The PCCs are experts on the nuanced differences between the Tecnis Multifocal and the Tecnis Symfony IOLs (Abbott). They also discuss pricing and financing options. Because many of our PCCs have undergone surgery at our practice and are personal advocates of the technology we offer, they represent a powerful and personal way for patients to connect with these options.


The PCCs provide each patient with an educational and personal review of ocular anatomy and cataract surgery options. They use a small eye model to demonstrate what happens during surgery in simple terms. Historically, we have also used videos from Rendia (formerly Eyemaginations), which have been very helpful as well.

Figure. A 1-page simulation of postoperative vision shown to patients at Center for Sight. Actual prices are used but have been redacted for publication.

In addition, we lay out the three different choices for cataract surgery on 1 page (Figure). Below the description, we show a simulation of patients’ vision after receiving each option. For example, with the advanced technology package, we expect that most patients will be able to see at distance and near without glasses. Simple images explain the relative merits of each package without getting too technical.

Further explanation by both the surgeon and the PCC is based on a patient’s needs. For example, among patients interested in our advanced technology package, we are more likely to discuss multifocal options with a 75-year-old reader of paperback novels and the Tecnis Symfony IOL with a 59-year-old pilot.


We have found great value in the well-produced, high-quality brochures that Patient Education Concepts has created for each of our surgical offerings such as laser cataract surgery and all-laser LASIK. These booklets are a resource of information and reflect the quality of our practice. They typically include endorsements from celebrity patients and lifestyle considerations. In the back, the brochures generally feature a biographical sketch of the surgeon whom the patient saw or is scheduled to see. Brochures allow patients to review their options at a later time and at their own pace.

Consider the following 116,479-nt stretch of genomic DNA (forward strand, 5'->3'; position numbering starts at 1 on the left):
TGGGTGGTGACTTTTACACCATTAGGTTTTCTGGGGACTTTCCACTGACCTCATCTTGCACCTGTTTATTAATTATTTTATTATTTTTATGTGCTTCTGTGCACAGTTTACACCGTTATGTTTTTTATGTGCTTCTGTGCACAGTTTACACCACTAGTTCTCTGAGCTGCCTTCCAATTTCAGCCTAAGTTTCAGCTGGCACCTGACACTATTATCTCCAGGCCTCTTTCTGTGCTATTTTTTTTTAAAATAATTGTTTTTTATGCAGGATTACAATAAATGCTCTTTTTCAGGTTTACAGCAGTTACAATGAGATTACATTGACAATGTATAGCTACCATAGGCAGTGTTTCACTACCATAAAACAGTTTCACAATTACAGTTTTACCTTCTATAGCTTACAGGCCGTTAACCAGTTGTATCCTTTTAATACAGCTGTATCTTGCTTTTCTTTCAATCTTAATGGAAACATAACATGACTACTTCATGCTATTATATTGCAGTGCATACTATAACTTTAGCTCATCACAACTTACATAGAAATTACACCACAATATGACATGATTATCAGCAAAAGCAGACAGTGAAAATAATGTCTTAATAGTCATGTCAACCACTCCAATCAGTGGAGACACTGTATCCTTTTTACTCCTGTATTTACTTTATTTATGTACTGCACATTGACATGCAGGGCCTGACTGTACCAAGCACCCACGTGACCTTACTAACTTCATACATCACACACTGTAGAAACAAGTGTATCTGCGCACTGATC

In my experience, the better we educate patients, the more likely they are to find their needs met by their surgery, be happy with their result, and become advocates for our practice. The combination of skilled and compassionate PCCs, visual demonstrations, and printed reference booklets has worked extremely well for our practice.

Vance Thompson, MD

Vance Thompson, MD

If I were going to answer the question “What kind of patient education do you like?” in one word, it would be complete. Many patients learn things ahead of time through Internet searches and the materials our practice sends to them. It is our job to supplement their preconsultation work with an educational process that fully prepares them to make a decision about their vision. I believe that educating patients is the most significant part of their experience. Frankly, the technologies, their capabilities, and how to pay for them are becoming more complex, not simpler. Taking the time to demystify technologies and payment options for patients maximizes the chance that they will make a sound decision about their vision and not become surprised or frustrated because they misunderstood what a technology would or would not do or were mistaken about the ultimate financial commitment.

Patients want to know how much I care before they learn how much I know. Providing quality education accomplishes both goals, especially when it is delivered in a simple, accessible way with compassion, patience, eye contact, and a positive attitude. I am convinced that achieving excellence demands enjoying the process to reach that goal. I enjoy educating patients as much as any other aspect of being a physician. Handled properly, education lessens patients’ anxiety and builds their confidence in me, which I find rewarding and motivational.